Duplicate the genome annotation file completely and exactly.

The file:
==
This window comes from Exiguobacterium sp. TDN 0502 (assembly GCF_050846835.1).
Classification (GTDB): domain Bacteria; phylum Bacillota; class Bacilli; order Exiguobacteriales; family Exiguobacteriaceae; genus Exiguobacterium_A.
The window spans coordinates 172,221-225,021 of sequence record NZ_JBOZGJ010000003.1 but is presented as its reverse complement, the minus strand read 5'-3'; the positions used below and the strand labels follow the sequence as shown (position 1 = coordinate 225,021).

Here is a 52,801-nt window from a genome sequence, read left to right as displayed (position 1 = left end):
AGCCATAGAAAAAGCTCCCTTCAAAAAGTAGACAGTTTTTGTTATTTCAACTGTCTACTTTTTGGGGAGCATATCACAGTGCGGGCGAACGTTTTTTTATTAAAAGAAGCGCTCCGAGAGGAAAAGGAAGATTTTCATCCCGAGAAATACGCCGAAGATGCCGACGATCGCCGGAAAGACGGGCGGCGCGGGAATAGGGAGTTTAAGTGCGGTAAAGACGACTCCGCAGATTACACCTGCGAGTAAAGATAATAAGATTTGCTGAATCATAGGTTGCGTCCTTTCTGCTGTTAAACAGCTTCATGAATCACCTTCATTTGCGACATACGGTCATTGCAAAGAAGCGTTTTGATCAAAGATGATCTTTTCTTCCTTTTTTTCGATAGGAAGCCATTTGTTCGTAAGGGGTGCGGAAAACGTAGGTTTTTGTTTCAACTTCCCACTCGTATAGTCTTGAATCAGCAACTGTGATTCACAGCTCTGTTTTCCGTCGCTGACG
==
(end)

This window comes from Exiguobacterium sp. TDN 0502 (assembly GCF_050846835.1).
Classification (GTDB): domain Bacteria; phylum Bacillota; class Bacilli; order Exiguobacteriales; family Exiguobacteriaceae; genus Exiguobacterium_A.
The window spans coordinates 172,221-225,021 of sequence record NZ_JBOZGJ010000003.1 but is presented as its reverse complement, the minus strand read 5'-3'; the positions used below and the strand labels follow the sequence as shown (position 1 = coordinate 225,021).

Here is a 52,801-nt window from a genome sequence, read left to right as displayed (position 1 = left end):
AGCCATAGAAAAAGCTCCCTTCAAAAAGTAGACAGTTTTTGTTATTTCAACTGTCTACTTTTTGGGGAGCATATCACAGTGCGGGCGAACGTTTTTTTATTAAAAGAAGCGCTCCGAGAGGAAAAGGAAGATTTTCATCCCGAGAAATACGCCGAAGATGCCGACGATCGCCGGAAAGACGGGCGGCGCGGGAATAGGGAGTTTAAGTGCGGTAAAGACGACTCCGCAGATTACACCTGCGAGTAAAGATAATAAGATTTGCTGAATCATAGGTTGCGTCCTTTCTGCTGTTAAACAGCTTCATGAATCACCTTCATTTGCGACATACGGTCATTGCAAAGAAGCGTTTTGATCAAAGATGATCTTTTCTTCCTTTTTTTCGATAGGAAGCCATTTGTTCGTAAGGGGTGCGGAAAACGTAGGTTTTTGTTTCAACTTCCCACTCGTATAGTCTTGAATCAGCAACTGTGATTCACAGCTCTGTTTTCCGTCGCTGACG